The new Fed chief said late on Monday it was difficult to say why long-term rates were at such low levels and he outlined competing scenarios on what that meant for short-term rates.
But Bernanke, who became chairman of the Fed on February 1, also told a gathering in New York that US growth was likely to stay strong due to solid consumption.
The dollar made modest gains as the market initially took his comments to be supportive of the case for more rate rises after a campaign of 14 quarter-point increases that has taken overnight rates to 4.5%.
The implications for monetary policy of the recent behavior of long-term yields are not at all clear-cut, Bernanke told the Economic Club of New York.Bernanke revisited a thesis he laid out a year ago, that a global saving glut an excess of savings because of a dearth of enticing investments could be depressing rates.
If this were the case, he said, the neutral policy rate would be lower than otherwise to keep the economy on an even keel. But Bernanke laid out other possibilities and concluded: The bottom line for policy appears ambiguous.One factor Bernanke raised, but downplayed, was that large foreign holdings of U.S. Treasury debt were pushing yields down. Bernanke said this was not the only, or even the dominant, explanation for recent market behavior.While overnight rates have risen 3.5 percentage points since mid-2004, the market-set rate on 10-year US government bonds has barely budged.Bernanke said that if the low level of long-term rates reflected investors willingness to take on more risk, it could mean financial conditions were stimulative. That, he said, would require higher short-term rates than otherwise necessary.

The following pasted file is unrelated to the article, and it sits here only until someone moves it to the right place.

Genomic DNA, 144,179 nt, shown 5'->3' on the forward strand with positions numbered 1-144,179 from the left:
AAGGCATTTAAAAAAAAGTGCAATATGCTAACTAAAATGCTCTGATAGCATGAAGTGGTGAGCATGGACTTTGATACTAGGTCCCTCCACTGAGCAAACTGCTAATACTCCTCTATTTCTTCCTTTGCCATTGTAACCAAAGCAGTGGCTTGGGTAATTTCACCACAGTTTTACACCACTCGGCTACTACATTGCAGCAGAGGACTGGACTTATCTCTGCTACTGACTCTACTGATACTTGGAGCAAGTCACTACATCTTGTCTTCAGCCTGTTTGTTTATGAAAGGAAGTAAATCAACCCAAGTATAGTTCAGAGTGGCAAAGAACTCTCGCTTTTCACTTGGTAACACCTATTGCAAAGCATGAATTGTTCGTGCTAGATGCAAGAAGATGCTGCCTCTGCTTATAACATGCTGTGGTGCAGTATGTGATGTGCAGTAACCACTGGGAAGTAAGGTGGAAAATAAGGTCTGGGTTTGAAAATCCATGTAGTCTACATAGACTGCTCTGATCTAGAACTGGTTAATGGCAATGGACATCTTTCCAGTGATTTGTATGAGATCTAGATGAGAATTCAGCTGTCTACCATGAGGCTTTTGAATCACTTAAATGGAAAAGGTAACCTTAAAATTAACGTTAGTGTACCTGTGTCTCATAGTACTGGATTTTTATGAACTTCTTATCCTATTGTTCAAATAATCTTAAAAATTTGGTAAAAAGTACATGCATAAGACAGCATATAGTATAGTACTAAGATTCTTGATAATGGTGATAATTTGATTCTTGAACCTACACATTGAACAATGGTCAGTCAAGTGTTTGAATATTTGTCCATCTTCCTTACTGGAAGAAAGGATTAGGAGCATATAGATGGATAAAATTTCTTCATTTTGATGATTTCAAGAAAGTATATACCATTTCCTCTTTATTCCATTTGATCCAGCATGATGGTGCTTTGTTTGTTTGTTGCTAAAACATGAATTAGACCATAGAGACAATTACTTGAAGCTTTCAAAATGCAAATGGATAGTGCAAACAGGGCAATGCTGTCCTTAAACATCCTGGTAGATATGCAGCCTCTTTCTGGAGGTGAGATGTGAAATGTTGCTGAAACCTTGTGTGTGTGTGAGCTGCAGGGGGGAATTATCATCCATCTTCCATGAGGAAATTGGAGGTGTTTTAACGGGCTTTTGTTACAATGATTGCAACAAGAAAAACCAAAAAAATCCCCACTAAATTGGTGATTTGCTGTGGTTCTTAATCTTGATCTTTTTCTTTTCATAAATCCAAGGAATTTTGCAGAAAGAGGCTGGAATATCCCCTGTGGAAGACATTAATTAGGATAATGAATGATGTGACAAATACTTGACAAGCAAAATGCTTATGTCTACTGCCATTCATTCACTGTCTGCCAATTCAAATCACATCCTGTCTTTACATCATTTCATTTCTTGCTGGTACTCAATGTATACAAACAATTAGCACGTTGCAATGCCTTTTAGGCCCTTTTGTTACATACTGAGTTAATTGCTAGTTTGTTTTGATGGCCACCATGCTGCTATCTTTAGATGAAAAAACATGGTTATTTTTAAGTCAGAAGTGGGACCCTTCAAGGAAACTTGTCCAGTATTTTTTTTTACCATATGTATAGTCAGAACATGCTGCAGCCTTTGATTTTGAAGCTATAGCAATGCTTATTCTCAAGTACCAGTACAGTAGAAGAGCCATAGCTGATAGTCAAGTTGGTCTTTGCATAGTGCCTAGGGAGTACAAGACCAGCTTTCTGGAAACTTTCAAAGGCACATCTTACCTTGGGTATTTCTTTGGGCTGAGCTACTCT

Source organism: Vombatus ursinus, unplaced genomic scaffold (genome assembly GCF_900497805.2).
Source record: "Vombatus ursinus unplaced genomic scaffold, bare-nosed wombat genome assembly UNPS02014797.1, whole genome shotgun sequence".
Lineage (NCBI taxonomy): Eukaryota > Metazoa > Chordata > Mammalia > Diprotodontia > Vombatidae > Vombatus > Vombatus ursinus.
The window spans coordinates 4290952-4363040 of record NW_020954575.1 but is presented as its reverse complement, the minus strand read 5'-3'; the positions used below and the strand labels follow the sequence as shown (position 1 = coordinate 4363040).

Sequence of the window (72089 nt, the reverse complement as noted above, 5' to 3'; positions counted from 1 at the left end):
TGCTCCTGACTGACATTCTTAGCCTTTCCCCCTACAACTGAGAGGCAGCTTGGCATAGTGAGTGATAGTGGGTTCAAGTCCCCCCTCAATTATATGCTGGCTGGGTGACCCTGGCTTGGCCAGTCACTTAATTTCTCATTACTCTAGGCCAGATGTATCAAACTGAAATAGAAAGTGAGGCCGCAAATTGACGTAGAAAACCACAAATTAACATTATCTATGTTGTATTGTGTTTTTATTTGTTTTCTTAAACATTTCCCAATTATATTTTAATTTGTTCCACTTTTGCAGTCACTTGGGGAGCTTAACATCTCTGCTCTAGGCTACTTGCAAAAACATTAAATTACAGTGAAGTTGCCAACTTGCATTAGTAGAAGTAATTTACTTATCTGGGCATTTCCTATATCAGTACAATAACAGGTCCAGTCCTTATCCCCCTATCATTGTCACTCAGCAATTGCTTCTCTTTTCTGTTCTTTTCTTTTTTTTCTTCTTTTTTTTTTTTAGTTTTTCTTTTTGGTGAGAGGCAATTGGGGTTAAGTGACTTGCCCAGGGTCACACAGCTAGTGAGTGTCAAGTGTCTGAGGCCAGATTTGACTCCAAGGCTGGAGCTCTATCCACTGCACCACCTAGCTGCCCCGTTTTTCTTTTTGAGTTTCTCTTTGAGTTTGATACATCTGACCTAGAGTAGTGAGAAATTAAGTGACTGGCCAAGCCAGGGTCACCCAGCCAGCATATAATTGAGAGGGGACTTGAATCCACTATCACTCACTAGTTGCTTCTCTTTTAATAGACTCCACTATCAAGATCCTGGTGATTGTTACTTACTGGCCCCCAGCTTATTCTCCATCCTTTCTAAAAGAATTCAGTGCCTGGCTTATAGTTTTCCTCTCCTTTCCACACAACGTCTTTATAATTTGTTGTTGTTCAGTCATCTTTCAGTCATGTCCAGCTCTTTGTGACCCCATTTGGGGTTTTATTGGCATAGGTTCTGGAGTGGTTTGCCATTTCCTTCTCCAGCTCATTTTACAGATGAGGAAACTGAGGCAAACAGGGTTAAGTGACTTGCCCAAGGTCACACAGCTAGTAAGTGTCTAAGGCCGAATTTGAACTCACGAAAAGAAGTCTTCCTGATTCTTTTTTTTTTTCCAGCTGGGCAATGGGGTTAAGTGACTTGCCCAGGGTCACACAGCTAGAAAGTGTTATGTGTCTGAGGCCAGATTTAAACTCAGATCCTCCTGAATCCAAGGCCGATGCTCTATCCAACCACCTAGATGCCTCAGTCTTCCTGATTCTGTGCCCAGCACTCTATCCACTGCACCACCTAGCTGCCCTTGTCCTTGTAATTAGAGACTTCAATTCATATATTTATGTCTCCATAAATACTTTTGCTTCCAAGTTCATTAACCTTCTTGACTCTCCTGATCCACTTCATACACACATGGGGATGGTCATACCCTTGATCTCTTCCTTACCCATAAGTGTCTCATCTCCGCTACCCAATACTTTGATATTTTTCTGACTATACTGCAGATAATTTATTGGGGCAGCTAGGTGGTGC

But to the extent that long-term rates have been influenced by macroeconomic conditions, including such factors as trends in global saving and investment, the required policy rate will be lower, Bernanke said.
The dollar gained around a third of a cent per euro and rose nearly a fifth of a yen after the Bernanke remarks.
The dollar initially firmed as the market sensed that Bernanke was sounding a bit hawkish, but a second reading of his comments shows that they are balanced, said Robert Rennie, chief currency strategist at Westpac in Sydney. It is one week before the next Fed meeting, so Bernanke was not going to say anything too relevant for monetary policy.
The Fed chief was more direct when giving his view of the state of the economy.
Broadly speaking I think that consumer finances are consistent with continued reasonable growth in consumption and enough to keep the economy at or close to its potential output growth rates, Bernanke said in answer to a question.